The Tribunal introduced in QCMA also the notion of submarkets, because markets according to the Tribunal in QCMA are merely analytical devices, not determinative of any ultimate issue. Some markets are perfectly acceptable. The objection that some lawyers have to the use of submarket language arises because those people believe that market definition can determine ultimate issues in litigation. But that wasn't the view of the Tribunal in QCMA and it certainly, I would say, is not the view of a decision of the Full Federal Court in Singapore Airlines and Taprobane. In both QCMA and in Singapore Airlines, which is the decision I like to get my students to read when they're talking about markets. Markets are analytical devices used as part of the reasoning process by which one explains the likely effects of particular conduct on competition. So to speak of some markets is neither here nor there it's just something that's bit less than the market.
4 The future of QCMA
Finally, just some remarks about QCMA. The rule of law of course means that, or it implies that old cases live on. In the United States jurisprudence and competition law cases as early as Addyston Pipe and Trenton Potteries are still in the technical - students are still required to read them, and for very good reasons. Of course fashions come and go in economics probably rather more rapidly than they do in the law, as we've seen the language of structure, conduct and performance has now been got rid of from the economics textbooks even though we still reason from structure to conduct to performance.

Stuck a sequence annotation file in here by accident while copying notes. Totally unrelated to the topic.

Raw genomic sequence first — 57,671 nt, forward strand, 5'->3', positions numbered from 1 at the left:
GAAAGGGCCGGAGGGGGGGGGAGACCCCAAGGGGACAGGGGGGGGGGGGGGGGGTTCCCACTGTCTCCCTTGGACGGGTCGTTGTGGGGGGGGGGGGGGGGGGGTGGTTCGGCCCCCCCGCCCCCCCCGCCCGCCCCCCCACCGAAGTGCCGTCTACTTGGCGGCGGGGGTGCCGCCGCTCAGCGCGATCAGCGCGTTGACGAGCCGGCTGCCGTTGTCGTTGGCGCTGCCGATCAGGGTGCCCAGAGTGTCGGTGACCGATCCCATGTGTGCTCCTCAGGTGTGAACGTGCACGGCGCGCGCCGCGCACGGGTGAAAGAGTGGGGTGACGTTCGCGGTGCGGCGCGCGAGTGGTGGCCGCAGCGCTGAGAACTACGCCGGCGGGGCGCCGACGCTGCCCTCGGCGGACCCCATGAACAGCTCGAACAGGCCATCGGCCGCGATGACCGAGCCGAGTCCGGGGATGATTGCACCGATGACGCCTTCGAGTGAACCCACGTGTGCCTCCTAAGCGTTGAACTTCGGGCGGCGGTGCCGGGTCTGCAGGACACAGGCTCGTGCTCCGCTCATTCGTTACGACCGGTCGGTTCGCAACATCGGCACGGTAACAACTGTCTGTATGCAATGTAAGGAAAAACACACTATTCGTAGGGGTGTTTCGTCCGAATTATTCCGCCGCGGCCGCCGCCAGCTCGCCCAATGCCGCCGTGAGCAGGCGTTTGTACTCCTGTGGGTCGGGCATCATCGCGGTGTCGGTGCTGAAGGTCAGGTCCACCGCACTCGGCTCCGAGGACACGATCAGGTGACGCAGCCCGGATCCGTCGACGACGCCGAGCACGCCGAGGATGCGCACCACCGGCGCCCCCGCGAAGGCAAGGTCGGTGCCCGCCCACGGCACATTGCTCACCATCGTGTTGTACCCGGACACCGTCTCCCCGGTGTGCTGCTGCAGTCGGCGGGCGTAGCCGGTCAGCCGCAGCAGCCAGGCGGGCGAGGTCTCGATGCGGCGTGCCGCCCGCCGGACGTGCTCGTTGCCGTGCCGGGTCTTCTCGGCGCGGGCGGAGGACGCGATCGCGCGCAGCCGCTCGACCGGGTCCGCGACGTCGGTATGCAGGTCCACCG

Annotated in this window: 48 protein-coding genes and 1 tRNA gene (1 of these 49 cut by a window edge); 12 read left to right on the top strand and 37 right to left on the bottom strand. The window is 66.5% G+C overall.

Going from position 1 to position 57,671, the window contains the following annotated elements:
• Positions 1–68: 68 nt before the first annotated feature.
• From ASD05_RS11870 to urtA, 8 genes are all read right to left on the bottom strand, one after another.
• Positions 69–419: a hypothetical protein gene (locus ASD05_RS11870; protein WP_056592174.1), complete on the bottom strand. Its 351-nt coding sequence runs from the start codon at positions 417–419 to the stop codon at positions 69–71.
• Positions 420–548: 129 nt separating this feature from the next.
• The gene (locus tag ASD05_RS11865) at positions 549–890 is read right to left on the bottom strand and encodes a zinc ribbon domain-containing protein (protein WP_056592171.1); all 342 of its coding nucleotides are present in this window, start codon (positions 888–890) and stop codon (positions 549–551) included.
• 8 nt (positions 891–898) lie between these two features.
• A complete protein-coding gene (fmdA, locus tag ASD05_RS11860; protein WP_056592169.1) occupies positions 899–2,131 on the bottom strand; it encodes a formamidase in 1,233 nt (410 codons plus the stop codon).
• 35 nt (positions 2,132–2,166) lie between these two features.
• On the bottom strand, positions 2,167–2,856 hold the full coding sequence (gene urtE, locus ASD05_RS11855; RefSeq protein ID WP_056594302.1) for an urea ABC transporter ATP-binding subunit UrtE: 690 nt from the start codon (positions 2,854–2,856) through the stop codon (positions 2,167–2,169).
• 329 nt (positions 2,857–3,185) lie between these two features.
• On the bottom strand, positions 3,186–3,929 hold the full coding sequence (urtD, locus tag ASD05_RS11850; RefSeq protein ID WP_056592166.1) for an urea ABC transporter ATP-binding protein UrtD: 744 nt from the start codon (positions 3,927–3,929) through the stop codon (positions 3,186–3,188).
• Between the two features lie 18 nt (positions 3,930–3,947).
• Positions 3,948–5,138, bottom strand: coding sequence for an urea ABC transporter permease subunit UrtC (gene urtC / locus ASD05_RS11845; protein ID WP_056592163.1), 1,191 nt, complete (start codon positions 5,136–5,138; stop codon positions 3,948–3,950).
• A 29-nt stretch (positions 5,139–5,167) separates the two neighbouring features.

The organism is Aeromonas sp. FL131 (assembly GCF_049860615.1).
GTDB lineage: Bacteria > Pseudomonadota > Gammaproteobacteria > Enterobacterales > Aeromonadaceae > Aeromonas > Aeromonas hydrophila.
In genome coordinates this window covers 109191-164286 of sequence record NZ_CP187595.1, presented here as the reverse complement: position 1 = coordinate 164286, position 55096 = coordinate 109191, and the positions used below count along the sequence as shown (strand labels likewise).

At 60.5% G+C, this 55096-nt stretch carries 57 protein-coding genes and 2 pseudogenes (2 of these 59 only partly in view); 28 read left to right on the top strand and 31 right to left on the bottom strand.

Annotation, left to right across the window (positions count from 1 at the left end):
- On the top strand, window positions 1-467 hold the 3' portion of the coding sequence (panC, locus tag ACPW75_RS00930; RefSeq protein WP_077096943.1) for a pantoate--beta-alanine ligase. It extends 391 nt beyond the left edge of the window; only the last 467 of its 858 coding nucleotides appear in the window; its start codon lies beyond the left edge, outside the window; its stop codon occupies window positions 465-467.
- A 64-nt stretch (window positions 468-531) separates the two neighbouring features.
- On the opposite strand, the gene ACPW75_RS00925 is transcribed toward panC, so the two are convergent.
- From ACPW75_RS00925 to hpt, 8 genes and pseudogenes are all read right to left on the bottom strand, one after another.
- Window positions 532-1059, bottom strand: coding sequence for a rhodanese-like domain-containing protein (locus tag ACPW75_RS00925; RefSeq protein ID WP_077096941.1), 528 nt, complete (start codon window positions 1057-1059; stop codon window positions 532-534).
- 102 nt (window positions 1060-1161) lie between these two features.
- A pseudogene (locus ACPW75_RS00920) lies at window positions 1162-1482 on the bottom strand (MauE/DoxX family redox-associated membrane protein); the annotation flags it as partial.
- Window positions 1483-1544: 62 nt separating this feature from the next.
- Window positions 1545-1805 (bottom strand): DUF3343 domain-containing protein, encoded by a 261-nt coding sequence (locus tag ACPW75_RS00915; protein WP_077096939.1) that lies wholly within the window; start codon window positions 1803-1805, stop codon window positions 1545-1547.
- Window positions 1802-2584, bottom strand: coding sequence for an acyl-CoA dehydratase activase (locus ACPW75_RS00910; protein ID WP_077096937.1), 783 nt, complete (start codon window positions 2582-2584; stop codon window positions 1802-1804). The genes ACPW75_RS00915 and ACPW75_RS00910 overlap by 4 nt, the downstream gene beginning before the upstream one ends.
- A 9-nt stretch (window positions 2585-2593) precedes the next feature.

A lot of the principles, in particular the principles that I've talked about this evening, of competition in markets in QCMA are not things that come and go. Many of the principles are derived or can be found in Cournot's famous book in the 1830s; many of them are certainly in Marshall's Industry and Trade, which Rod was probably brought up to when he was an undergraduate student at Melbourne. This is not a criticism of Rod but is a bit of a criticism of the people who taught him. But, and indeed probably the latest principles that can be found I derived from Kaysen and Turner's very famous book on Antitrust Policy. Carl Kaysen was of course one of Maureen's supervisors at Harvard so it seems to me that these propositions are not new, weren't new at the time, they're quite old and really what the Tribunal was doing in QCMA was really laying down fairly standard propositions that any good economist would have adopted at the time and indeed any good economist would consent to now. So it seems to me that QCMA has lived for four years, you'd be a very brave person to predict how much longer they're going to continue, but it seems that the principles should indeed continue. Thank you very much.